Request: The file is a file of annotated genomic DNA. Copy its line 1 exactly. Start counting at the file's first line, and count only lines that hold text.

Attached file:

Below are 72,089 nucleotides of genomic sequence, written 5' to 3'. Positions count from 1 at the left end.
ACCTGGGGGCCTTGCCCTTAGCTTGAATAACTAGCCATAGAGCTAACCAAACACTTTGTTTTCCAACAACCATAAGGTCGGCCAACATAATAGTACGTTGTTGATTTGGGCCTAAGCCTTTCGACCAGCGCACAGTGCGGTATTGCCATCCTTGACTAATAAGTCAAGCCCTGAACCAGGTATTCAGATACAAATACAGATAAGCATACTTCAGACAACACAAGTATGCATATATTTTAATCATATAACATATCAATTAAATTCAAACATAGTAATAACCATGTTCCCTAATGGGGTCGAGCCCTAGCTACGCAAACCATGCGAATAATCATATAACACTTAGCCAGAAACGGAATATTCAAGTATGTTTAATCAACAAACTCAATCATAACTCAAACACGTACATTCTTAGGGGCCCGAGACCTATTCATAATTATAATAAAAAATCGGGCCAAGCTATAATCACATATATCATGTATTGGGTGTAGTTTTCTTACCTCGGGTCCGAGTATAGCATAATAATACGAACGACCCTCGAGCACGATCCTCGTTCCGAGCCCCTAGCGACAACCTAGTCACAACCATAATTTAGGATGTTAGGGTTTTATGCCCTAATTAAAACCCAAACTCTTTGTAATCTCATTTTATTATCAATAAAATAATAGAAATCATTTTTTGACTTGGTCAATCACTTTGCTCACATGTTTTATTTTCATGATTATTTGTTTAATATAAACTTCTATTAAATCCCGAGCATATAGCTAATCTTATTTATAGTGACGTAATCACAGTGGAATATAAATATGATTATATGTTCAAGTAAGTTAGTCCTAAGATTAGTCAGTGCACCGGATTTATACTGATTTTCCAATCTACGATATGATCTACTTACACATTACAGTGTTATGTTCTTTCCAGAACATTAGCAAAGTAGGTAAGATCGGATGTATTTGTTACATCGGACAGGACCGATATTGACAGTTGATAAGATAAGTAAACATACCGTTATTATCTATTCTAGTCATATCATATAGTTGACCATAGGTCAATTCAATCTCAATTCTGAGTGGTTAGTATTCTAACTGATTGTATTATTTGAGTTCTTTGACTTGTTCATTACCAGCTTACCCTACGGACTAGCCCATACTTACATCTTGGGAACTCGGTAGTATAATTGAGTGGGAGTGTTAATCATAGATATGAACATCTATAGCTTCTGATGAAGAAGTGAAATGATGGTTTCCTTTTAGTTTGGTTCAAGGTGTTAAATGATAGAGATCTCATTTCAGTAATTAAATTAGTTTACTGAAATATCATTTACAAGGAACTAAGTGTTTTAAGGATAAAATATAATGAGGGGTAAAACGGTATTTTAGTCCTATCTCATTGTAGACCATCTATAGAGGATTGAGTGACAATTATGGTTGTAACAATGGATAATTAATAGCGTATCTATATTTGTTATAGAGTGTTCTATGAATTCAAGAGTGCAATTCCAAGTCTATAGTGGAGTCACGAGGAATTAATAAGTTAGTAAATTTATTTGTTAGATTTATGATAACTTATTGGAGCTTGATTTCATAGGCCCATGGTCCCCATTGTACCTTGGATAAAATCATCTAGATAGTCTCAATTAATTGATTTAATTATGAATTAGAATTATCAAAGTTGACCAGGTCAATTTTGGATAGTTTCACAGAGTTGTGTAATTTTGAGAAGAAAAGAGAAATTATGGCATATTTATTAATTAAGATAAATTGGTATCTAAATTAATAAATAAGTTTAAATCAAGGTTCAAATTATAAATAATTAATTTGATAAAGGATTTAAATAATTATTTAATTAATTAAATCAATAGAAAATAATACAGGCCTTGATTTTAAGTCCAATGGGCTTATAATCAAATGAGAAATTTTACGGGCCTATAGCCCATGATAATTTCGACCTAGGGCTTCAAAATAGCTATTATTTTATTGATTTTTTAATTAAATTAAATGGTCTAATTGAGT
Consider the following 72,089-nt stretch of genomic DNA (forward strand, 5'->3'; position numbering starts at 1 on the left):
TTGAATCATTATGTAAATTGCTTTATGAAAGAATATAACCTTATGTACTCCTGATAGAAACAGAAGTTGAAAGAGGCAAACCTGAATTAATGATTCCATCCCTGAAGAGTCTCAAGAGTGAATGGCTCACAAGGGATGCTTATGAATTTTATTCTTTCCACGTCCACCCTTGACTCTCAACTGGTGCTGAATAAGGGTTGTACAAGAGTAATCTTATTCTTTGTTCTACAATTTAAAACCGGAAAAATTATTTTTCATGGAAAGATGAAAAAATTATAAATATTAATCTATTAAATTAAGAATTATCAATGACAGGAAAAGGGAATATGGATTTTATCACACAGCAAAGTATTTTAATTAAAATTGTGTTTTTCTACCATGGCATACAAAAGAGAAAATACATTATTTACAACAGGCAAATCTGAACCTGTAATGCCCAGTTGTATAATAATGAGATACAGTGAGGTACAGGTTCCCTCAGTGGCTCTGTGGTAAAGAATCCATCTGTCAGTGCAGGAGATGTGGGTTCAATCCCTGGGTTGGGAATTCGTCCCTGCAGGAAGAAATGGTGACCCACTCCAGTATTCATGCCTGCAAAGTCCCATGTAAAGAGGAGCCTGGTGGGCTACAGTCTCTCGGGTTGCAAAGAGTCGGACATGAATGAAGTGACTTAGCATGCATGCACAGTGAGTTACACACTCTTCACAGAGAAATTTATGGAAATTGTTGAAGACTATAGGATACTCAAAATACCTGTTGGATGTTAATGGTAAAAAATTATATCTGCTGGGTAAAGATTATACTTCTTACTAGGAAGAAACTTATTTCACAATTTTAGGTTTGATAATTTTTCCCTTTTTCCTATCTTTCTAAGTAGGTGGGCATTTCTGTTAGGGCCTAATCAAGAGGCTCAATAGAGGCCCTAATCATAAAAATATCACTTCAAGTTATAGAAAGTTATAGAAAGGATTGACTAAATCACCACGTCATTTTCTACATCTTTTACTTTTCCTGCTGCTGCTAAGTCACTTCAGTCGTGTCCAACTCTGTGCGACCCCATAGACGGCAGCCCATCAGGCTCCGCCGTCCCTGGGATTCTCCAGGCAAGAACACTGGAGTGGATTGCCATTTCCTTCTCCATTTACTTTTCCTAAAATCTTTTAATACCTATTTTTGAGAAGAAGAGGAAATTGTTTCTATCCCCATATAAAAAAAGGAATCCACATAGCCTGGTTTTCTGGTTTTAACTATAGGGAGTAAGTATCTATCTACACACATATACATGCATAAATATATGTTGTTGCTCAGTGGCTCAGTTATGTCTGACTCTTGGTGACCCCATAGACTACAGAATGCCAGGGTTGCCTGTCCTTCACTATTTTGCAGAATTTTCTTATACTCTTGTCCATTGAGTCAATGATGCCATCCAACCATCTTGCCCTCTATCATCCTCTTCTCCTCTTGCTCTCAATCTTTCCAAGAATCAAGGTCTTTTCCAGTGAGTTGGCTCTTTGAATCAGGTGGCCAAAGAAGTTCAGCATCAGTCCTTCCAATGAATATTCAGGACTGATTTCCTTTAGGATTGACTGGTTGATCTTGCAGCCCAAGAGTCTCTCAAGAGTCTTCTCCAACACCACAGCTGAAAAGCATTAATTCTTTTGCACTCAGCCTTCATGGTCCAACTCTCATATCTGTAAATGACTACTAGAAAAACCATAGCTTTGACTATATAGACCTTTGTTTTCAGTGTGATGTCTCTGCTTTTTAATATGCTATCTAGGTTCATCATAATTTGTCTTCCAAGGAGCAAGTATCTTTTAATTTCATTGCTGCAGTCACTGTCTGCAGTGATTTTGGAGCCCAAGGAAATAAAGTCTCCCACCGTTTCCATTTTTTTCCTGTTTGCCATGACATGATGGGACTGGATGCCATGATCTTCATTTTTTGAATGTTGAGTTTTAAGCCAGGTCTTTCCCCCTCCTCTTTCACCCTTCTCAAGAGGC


Below are 72,089 nucleotides of genomic sequence, written 5' to 3'. Positions count from 1 at the left end.